Monday, May 11, 2009

The Films of Martin Scorsese Part XX: New York Stories: Life Lessons

New York Stories - Life Lessons (1989) *** ½
Directed By:
Martin Scorsese.
Written By: Richard Price.
Starring: Nick Nolte (Lionel Dobie), Rosanna Arquette (Paulette), Steve Buscemi (Gregory Stark), Patrick O'Neal (Phillip Fowler), Jesse Borrego (Reuben Toro), Gregorij von Leitis (Kurt Bloom).

In 1989, someone came up with the brilliant idea of getting Martin Scorsese, Francis Ford Coppola and Woody Allen together to each make a short film set in New York City, and then combine the three shorts into a feature film. How could the experiment go wrong? These were three New York filmmakers, and three of the greatest directors in the world. Surely all three of them would make great movies right? Wrong. Scorsese’s sequence, entitled Life Lessons, is the only one of the three films that is any good at all. Coppola’s segment, co-written with his daughter Sophia about a little girl they might as well called Eloise, and not Zoe, was an embarrassment. Allen’s segment, about his mother disappearing during a magic act only to reappear in the sky above New York City to complain to her son for the whole city to hear, was amusing in fits and starts but never added up to much. Thankfully, as this series is about the films of Martin Scorsese, I didn’t subject myself to either of those segments a second time – just Scorsese’s.

Life Lessons stars Nick Nolte as Lionel Dobie, a famous artist living in a huge abandoned warehouse where he cracks up rock music, and paints his abstract work all night. Everyone agrees that Dobie is a genius, although he drives his agent crazy by refusing to him his work, even though he’s got another show coming up in less than three weeks.

The film opens as Dobie goes to the airport to pick up his much younger assistant, and lover, Paulette (Rosanna Arquette), who told him she was travelling to Florida with a girlfriend. In fact, she didn’t go with a girl, but went with Gregory Stark (Steve Buscemi), a performance artist (prompting Dobie to ask what the hell a performance artist is – “You sing, you dance, you act. There’s no such thing as performance art” he tells her. Paulette wants to leave Dobie, and New York, to move back in with her parents in Indiana. Dobie convinces her to stay. She is an aspiring artist, and there is no better place to be than New York. Working for a great artist like Dobie will allow her entrance into the art world, and he can provide valuable “Life Lessons” to her. She agrees to stay, but only if their relationship is no longer sexual. He agrees.

It becomes clear during the running time of the movie that both characters are deliberating provoking, and using the other one. Before the movie began, Dobie was using Paulette sexually, and she was using him as a teacher, and as way to break into the art world. When she returns, she tries to continue this way, but for Dobie he is using her in a different way. His art needs turmoil in order to work, and when Paulette dates people like Stark, or another artist, he becomes jealous, and this jealously fuels his work. We see his work, and the themes of darkness and heartbreak running through them as he works out his relationship with Paulette. We can see burning bridges, dark clouds and tragic clowns – a reference to Pagliacci, the famous opera about a jealous clown who murders his wife on stage, that at one point Dobie listens to. Dobie realizes he needs this turmoil or his work, which means everything to him, would be impossible. He continually tells Paulette that he loves her, and will do anything for her, and she continues to stay. He is deliberately vague when talking about her paintings – he isn’t really interested – but he is willing to defend her is public, or humiliate himself, if that what it will take to keep her around.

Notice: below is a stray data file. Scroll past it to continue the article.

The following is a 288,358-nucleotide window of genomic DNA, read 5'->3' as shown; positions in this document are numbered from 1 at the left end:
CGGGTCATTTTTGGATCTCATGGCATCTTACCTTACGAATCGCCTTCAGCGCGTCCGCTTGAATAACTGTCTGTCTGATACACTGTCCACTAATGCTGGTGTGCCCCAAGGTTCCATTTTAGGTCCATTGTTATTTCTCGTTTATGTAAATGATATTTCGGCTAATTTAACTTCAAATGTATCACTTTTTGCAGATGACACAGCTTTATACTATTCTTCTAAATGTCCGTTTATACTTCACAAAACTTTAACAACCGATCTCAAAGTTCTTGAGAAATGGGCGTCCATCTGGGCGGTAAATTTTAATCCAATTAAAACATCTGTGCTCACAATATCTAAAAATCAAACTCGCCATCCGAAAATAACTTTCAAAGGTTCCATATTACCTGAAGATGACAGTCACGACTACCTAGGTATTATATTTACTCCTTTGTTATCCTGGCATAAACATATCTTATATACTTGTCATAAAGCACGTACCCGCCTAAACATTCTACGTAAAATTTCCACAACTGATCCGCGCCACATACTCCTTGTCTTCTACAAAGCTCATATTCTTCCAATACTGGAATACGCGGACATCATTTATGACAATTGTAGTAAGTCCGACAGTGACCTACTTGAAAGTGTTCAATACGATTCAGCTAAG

Poor Paulette believes that she is really affecting Lionel with her provocations, but really she is simply fueling his work. It is telling that in her final scene in the movie, where she finally decides to leave him, that he doesn’t try and stop her. He doesn’t need to – he has finished the work for his latest show.

The film is classic Scorsese, in that he has rock music pumping throughout the entire movie (notably “Whiter Shade of Pale” and “Like a Rolling Stone”), and his camera is constantly moving, circling the action. Rarely has painting seemed so exciting on screen, and Scorsese uses his camera to get inside Lionel’s little world. The film, like many of Scorsese’s work, never really looks seriously at Paulette, but instead sees her as Lionel does. He is attracted to her sexually, yes, and the camera lovingly caresses her body, but it is this desire, and the jealously it fuels, that Lionel really needs from her.

The last scene in the movie is one of the most telling. Lionel has used up Paulette, who can no longer do anything for him. She has been broken, not just by Lionel, but also by the other men in her life. At his new show, he approaches a beautiful young woman pouring drinks. She tells him that she is an aspiring artist, and he has he happens to have a job opening for an assistant. This will provide her with invaluable Life Lessons, as well as time to do her own work. The poor girl. She has no idea what she’s in for.

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